He was assigned to their Class D team in Independence, Kansas, and was joined by another local sensation, Mickey Mantle. They played together for two seasons, working their way up the ladder of the Yankees system.

“He came out of high school in 1949 and joined us in Independence,” he told me in a 2008 interview. “He had a pretty good year, but in Joplin, he was tearing the ball up. [He] hit like .380 or .390, something like that and had a fabulous year.”

Wiesler did well himself at Joplin in 1950, going 15-7 with a 2.35 ERA. His performance attracted the attention of the Yankees management, earning him an invite to a special rookie school with Mantle for further development.

“Mantle and I, and quite a few others that they called prospects were down there in Arizona,” he said. “I impressed them that much to go to spring training in Kansas City and I stayed with them.”

With only two years under his belt, Wiesler was one step away from the major leagues in AAA with Kansas City. He continued to harness his control while in AAA, testing his stuff against those who had major league experience.

“There were some good ballplayers there,” he said. “There were a lot of veterans that were up.”

About halfway through the 1951 season, Mantle and another young pitcher Tom Morgan were not progressing fast enough at the Major League level as the Yankees desired. Looking for a change, the Yankees recalled Wiesler who was among the league leaders in strikeouts.

Playing for the division leaders, Wiesler only had the opportunity to pitch in four games, including an 8-0 loss in his debut against the St. Louis Browns. Forcing the Yankees hand was Mantle, who hit .364 in 40 games with 11 home runs. The two switched places again on August 21st.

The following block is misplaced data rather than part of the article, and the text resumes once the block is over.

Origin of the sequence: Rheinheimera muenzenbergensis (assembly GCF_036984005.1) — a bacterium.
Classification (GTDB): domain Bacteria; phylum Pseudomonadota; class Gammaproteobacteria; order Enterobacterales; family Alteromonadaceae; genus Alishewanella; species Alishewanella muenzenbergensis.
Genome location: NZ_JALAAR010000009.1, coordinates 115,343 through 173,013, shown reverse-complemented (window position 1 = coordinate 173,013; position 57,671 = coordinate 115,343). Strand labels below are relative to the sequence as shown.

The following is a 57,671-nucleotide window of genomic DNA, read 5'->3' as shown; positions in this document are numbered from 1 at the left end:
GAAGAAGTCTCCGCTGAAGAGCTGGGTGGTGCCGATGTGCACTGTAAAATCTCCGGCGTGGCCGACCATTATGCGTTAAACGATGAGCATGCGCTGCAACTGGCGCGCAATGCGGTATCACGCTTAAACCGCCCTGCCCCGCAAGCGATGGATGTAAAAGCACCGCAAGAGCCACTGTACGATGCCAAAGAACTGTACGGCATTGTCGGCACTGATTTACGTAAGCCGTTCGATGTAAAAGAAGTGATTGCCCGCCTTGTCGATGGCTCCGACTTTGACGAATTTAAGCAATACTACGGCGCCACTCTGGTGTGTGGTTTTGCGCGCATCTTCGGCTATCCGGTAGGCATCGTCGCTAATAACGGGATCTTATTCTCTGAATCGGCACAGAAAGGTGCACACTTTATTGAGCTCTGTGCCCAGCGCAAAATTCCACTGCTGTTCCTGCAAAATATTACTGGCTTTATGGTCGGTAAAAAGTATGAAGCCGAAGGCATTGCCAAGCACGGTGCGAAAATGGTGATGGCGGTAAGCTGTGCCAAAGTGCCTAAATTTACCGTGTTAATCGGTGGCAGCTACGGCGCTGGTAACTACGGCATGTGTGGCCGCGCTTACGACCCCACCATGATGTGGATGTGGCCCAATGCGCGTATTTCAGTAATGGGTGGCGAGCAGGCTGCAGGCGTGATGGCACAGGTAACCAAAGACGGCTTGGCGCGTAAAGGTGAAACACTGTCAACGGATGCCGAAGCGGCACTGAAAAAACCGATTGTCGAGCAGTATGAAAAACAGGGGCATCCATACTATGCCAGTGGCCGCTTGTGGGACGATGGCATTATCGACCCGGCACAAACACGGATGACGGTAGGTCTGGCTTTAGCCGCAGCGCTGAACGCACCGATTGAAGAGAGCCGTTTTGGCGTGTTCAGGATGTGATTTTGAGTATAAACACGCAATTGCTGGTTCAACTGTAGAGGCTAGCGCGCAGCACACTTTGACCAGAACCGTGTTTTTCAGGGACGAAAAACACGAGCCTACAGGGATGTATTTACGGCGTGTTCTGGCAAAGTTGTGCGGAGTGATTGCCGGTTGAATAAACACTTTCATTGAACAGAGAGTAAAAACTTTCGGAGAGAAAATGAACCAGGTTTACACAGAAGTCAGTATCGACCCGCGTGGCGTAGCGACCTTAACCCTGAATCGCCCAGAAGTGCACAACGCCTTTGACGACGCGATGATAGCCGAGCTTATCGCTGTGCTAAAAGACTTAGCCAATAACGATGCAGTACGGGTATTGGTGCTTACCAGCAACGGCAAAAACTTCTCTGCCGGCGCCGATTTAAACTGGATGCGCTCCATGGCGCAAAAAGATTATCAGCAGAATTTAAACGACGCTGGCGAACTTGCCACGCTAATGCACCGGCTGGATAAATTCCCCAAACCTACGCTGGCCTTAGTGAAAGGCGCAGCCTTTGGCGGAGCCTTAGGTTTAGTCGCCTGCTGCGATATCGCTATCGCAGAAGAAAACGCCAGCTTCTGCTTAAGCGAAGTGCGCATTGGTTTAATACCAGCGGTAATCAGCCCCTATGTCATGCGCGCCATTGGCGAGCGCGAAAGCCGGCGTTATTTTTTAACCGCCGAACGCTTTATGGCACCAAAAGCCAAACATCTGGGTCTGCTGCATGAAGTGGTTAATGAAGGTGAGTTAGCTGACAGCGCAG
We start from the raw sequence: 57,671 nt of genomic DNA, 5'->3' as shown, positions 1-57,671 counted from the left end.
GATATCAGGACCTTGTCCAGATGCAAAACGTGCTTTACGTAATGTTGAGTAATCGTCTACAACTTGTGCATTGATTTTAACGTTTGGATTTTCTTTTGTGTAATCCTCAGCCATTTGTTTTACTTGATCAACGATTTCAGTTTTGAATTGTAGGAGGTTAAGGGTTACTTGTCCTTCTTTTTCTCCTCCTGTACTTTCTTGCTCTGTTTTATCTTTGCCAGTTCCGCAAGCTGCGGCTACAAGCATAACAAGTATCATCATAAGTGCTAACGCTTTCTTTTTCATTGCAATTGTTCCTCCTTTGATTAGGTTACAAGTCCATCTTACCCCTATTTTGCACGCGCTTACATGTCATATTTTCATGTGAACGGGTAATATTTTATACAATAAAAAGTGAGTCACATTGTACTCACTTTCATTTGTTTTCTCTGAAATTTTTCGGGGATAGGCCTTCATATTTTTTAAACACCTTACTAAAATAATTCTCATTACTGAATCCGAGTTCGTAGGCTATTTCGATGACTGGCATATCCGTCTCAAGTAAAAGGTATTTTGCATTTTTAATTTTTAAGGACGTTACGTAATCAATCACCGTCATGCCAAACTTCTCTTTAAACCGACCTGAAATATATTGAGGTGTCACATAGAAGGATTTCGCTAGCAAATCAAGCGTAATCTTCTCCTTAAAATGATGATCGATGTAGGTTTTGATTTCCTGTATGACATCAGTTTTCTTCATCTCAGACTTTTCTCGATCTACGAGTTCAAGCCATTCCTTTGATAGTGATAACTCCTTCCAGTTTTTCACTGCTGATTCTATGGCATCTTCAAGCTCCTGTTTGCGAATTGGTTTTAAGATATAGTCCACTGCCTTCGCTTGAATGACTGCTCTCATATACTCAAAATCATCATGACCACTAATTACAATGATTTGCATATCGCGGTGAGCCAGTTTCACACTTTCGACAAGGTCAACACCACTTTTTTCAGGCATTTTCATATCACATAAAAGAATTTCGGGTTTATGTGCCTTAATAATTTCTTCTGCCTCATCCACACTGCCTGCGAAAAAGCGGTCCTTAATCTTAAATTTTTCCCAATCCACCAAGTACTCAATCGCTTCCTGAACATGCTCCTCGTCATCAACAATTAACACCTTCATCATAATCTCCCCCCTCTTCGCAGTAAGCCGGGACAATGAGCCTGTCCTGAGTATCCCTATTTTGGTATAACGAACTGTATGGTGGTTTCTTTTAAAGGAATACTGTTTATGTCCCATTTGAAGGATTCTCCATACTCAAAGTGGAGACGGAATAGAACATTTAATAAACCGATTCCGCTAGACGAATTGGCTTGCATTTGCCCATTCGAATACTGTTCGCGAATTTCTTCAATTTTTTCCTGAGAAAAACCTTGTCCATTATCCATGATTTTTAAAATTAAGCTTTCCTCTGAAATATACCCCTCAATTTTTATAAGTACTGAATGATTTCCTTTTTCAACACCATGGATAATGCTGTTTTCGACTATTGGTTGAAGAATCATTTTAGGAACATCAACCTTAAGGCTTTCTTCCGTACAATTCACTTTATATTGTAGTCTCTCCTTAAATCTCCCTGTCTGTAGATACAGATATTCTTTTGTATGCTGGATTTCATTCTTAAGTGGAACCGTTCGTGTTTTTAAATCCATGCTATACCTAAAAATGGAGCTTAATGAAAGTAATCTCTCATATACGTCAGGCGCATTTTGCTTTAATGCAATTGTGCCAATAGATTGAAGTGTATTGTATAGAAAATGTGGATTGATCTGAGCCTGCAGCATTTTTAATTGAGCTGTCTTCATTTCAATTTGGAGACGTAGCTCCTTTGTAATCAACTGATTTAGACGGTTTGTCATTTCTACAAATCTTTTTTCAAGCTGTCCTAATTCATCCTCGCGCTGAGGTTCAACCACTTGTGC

“They sent me back down in August,” he said to Hogan, “but they did send me a little check at the end of the year after they split the World Series money.”

Wiesler had little time to enjoy his World Series share, as he was activated from his National Guard service in November. He was sent to Fort Allen, Vermont, where he spent the entire 1952 season on active duty.

After working his way back into playing shape with a full season in at AAA in 1953, the Yankees gave Wiesler another shot in 1954. Just as he was getting his footing in the major leagues, the rug was abruptly pulled from beneath him.

“I had won three games for them,” he said, “and I was supposed to pitch on a Sunday [against Baltimore]. They signed Ralph Branca who was released; he traveled with us and threw batting practice. George Weiss decided to sign him and sent me back down. I wasn't too happy about that.”

Displeased with the decision, Wiesler begrudgingly accepted his demotion. He worked his way back to the Yankees in 1955 and lasted the entire season, en route to a World Series showdown with the Brooklyn Dodgers. He did not pitch in the World Series, but was on the roster to unfortunately witness Johnny Podres help the Dodgers take Brooklyn’s only championship.

Wiesler was selected to go on a tour of Japan with the Yankees after the season, playing in Hawaii and Manila en route to the Land of the Rising Sun. That trip was the last time he wore a Yankee uniform. Early in spring training, he was involved in a seven-player trade with the Washington Senators that included Whitey Herzog. He took the baseball elevator all the way to the proverbial basement.

“I went from a first-place club to a last-place club. It was kind of disappointing,” he said; however, the move did have a small advantage. “I got to pitch more at Washington— I got to start every fourth day.”

He did the bulk of his pitching with Washington in 1956, appearing in 37 games, starting 21, but was plagued by a lack of control. He walked 112 batters in 123 innings on his way to a 3-12 record. It was his last season as a regular in the major leagues, save for cups of coffee in 1957 and 1958.

He finished his playing career in 1961 with Dallas Fort-Worth, ending with a 7-19 record in 70 major league games. He went to work for Anheuser-Busch, and stayed involved with baseball by pitching batting practice for the St. Louis Cardinals from 1964-1968. It didn’t take long for him to reconnect with his Yankee roots.

“I started throwing batting practice for the Cardinals in 1964 and here I am pitching for them and they’re playing the Yankees in the World Series!”


* Note - Wiesler played in Independence, Kansas, in 1949, not Missouri as originally reported.